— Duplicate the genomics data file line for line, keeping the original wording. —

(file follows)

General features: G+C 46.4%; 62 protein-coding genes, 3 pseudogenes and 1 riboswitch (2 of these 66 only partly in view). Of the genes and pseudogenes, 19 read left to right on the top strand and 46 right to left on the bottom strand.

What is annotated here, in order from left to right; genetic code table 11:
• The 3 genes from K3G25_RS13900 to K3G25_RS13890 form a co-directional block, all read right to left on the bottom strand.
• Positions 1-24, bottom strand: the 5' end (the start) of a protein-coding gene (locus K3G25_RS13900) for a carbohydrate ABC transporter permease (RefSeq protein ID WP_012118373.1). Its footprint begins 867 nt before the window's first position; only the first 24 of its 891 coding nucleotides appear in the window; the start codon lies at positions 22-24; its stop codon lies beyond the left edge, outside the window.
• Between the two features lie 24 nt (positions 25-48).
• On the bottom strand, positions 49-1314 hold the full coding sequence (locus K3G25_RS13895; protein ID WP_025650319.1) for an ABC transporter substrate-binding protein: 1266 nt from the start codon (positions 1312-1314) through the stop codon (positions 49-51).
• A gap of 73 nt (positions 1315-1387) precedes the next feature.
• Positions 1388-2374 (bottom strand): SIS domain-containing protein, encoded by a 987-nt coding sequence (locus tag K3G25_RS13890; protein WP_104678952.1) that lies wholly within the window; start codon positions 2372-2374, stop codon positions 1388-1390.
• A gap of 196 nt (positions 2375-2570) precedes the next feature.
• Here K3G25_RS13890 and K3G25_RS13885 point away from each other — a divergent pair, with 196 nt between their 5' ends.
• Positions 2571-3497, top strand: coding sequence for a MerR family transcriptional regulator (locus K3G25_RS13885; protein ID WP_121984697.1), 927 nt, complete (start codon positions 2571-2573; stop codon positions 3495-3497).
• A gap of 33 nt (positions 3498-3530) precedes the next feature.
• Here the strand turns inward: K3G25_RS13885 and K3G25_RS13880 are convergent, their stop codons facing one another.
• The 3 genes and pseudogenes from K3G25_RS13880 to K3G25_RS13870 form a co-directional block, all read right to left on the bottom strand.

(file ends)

General features: G+C 46.4%; 62 protein-coding genes, 3 pseudogenes and 1 riboswitch (2 of these 66 only partly in view). Of the genes and pseudogenes, 19 read left to right on the top strand and 46 right to left on the bottom strand.

What is annotated here, in order from left to right; genetic code table 11:
• The 3 genes from K3G25_RS13900 to K3G25_RS13890 form a co-directional block, all read right to left on the bottom strand.
• Positions 1-24, bottom strand: the 5' end (the start) of a protein-coding gene (locus K3G25_RS13900) for a carbohydrate ABC transporter permease (RefSeq protein ID WP_012118373.1). Its footprint begins 867 nt before the window's first position; only the first 24 of its 891 coding nucleotides appear in the window; the start codon lies at positions 22-24; its stop codon lies beyond the left edge, outside the window.
• Between the two features lie 24 nt (positions 25-48).
• On the bottom strand, positions 49-1314 hold the full coding sequence (locus K3G25_RS13895; protein ID WP_025650319.1) for an ABC transporter substrate-binding protein: 1266 nt from the start codon (positions 1312-1314) through the stop codon (positions 49-51).
• A gap of 73 nt (positions 1315-1387) precedes the next feature.
• Positions 1388-2374 (bottom strand): SIS domain-containing protein, encoded by a 987-nt coding sequence (locus tag K3G25_RS13890; protein WP_104678952.1) that lies wholly within the window; start codon positions 2372-2374, stop codon positions 1388-1390.
• A gap of 196 nt (positions 2375-2570) precedes the next feature.
• Here K3G25_RS13890 and K3G25_RS13885 point away from each other — a divergent pair, with 196 nt between their 5' ends.
• Positions 2571-3497, top strand: coding sequence for a MerR family transcriptional regulator (locus K3G25_RS13885; protein ID WP_121984697.1), 927 nt, complete (start codon positions 2571-2573; stop codon positions 3495-3497).
• A gap of 33 nt (positions 3498-3530) precedes the next feature.
• Here the strand turns inward: K3G25_RS13885 and K3G25_RS13880 are convergent, their stop codons facing one another.
• The 3 genes and pseudogenes from K3G25_RS13880 to K3G25_RS13870 form a co-directional block, all read right to left on the bottom strand.